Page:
- Understand what clinical cases benefit more from CT versus MRI
- Discuss the limitations of using CT in imaging the nervous system
- Describe the typical changes seen in the brain and spinal column of trauma cases, understanding where imaging can be useful to guide a prognosis.
- List the features seen on CT with inflammatory/infectious/neoplastic diseases of the brain and spine such as hydrocephalus secondary to FIP, granulomatous meningoencephalitis and meningioma
- Explain how to differentiate between congenital and acquired spinal lesions including cranial thoracic stenotic myelopathy and vertebral neoplasia
- Summarise the technique and pitfalls of CT myelography and how it can be used to aid decision-making in cases of intervertebral disc disease
Practical session - head, neck and neural systemSep 2020 | Swindon
The fourth module in this course will give you the opportunity to start reading CT scans of the head, neck and neural system, putting into practice what you have learnt during the first three modules. A highly interactive day, you will be given a wide variety of CT scans to assess using DICOM viewers and discuss with the speaker and your fellow delegates.
- Discuss a variety of CT scans with the speaker and other delegates to assess the quality of the scan and identify normal variations in anatomy
- Describe the steps that should be taken to read a scan methodically and produce a clear and concise report describing your findings
- Assess CT scans of the head, neck and neural systems and prepare a thorough and systematic report for each describing the abnormalities identifiable and providing a comprehensive differential diagnosis list
Computed Tomography Thorax IOct 2020 | Swindon
One of the most useful things about CT is the speed with which you can acquire diagnostic images of the thorax showing early pathologies that would not be visible on a radiograph. In this module you will become adept at reviewing thoracic CTs and identifying normal and abnormal anatomical structures.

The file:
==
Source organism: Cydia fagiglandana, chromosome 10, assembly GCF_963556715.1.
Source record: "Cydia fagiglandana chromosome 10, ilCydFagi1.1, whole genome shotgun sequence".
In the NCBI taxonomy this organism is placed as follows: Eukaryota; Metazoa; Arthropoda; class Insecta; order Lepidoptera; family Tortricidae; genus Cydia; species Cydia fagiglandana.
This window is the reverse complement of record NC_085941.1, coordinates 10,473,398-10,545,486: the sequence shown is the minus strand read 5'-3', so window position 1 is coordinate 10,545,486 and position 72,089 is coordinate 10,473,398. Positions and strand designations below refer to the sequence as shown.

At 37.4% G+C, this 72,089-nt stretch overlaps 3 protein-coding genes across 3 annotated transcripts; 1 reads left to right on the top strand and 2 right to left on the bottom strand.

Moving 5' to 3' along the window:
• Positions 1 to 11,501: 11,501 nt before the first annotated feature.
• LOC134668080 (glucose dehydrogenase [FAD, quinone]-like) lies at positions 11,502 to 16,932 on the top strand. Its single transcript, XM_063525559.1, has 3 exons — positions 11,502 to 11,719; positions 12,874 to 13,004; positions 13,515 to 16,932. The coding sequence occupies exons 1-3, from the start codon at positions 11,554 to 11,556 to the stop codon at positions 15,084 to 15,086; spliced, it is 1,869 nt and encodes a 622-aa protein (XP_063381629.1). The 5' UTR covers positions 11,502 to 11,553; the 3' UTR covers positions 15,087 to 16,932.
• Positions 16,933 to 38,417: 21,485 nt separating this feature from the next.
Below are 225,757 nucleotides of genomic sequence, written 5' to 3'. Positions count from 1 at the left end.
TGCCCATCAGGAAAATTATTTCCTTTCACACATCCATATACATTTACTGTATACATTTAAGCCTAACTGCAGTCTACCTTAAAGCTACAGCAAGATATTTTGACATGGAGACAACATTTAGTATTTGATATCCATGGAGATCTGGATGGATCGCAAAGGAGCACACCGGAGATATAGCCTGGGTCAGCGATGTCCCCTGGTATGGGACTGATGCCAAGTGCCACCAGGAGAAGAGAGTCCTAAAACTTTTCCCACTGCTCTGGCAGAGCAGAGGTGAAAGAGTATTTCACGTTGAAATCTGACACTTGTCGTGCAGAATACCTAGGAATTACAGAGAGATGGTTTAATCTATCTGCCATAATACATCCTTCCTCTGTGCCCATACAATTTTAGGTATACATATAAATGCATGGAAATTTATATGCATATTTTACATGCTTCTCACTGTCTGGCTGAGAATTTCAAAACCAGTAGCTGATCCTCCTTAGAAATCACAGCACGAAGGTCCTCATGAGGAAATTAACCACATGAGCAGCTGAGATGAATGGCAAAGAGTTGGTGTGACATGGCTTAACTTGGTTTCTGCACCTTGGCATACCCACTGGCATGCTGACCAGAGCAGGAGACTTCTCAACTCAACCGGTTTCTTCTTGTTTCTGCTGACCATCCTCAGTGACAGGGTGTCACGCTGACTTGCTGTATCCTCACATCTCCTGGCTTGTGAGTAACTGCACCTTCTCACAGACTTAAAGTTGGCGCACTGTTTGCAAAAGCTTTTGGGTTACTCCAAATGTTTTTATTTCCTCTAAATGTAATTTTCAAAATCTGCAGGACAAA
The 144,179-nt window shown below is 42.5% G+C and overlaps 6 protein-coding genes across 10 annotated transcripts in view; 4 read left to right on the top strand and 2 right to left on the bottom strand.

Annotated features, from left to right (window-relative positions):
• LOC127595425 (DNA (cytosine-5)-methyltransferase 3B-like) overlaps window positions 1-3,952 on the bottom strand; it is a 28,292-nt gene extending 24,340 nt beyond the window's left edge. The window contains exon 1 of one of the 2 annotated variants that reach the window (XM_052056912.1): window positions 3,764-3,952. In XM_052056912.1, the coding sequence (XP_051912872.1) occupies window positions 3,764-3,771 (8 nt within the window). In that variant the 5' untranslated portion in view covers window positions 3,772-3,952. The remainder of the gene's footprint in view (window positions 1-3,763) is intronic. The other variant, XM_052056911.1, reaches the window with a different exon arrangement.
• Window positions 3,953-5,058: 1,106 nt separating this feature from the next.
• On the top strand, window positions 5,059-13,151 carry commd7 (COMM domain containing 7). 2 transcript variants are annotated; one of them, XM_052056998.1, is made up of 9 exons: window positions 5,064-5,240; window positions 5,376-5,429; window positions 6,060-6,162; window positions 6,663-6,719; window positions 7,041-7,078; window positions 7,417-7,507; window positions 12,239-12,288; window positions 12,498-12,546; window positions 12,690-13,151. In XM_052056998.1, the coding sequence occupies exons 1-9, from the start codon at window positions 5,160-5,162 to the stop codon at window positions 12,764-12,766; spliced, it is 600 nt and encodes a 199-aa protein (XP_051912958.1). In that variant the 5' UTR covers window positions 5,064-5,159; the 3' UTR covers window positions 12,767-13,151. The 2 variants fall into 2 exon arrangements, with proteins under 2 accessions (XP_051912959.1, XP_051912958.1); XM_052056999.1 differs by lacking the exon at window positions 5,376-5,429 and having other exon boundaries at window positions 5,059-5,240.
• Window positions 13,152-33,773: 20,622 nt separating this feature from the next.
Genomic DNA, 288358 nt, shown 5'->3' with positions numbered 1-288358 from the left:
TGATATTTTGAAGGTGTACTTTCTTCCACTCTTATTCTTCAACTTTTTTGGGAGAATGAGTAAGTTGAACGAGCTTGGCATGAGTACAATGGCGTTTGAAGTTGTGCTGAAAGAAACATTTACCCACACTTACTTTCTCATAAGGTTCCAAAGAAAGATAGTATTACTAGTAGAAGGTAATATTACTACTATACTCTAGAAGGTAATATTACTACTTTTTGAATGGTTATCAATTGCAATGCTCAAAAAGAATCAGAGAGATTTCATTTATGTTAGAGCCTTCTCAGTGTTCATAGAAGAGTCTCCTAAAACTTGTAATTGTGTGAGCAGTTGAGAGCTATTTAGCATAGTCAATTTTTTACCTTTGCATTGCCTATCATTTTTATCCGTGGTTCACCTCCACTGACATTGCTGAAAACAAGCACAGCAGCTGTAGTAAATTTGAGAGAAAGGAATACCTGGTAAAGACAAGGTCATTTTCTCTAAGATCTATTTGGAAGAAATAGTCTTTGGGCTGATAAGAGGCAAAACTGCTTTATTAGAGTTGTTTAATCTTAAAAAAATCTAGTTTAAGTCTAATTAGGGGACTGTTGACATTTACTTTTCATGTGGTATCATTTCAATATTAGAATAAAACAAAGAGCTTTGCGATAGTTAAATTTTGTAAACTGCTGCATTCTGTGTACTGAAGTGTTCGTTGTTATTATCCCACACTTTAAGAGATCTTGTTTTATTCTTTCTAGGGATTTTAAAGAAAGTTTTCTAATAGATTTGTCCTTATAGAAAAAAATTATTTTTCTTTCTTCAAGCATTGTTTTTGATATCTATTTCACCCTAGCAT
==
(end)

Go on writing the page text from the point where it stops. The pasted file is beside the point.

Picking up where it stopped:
- Identify the best CT protocols for the thorax
- Recognise the advantages and disadvantages of conscious protocols using radiolucent restraint contraptions
- List appropriate contrast protocols to differentiate between pathologies on a CT scan of the thorax
- Learn how to interpret various lung pathologies on CT, including lungworm, lung lobe torsion, pulmonary fibrosis, bronchopneumonia, pulmonary thrombolism
- Describe the characteristics of pleural effusion on a CT scan and how to interpret a CT scan with pleural effusion
- Summarise what abnormalities associated with the heart can be seen on a CT scan including patent ductus arteriosus, aberrant coronary arteries, pericardial effusions and peritoneo-pericardial diaphragmatic hernias
- Recognise how neoplastic conditions can be diagnosed including vertebral, chest wall, mediastinal and primary & secondary pulmonary tumours
- Discuss how thoracic trauma cases can benefit from thoracic CT
- Identify diseases of the pleura, mediastinum and lymph nodes associated with the thorax
Computed Tomography Thorax IIOct 2020 | Swindon
The sixth module in this course will give you the chance to interpret CT scans of the thorax with a variety of abnormalities. Another highly interactive day you will be given many CT scans to assess and discuss.
- Demonstrate good knowledge of the normal anatomy of the thorax
- Discuss a variety of thoracic CT scans with the speaker and other delegates to assess the quality of the scan and identify normal variations in anatomy
- Describe the steps that should be taken to read a thoracic CT scan methodically and produce a clear and concise report describing your findings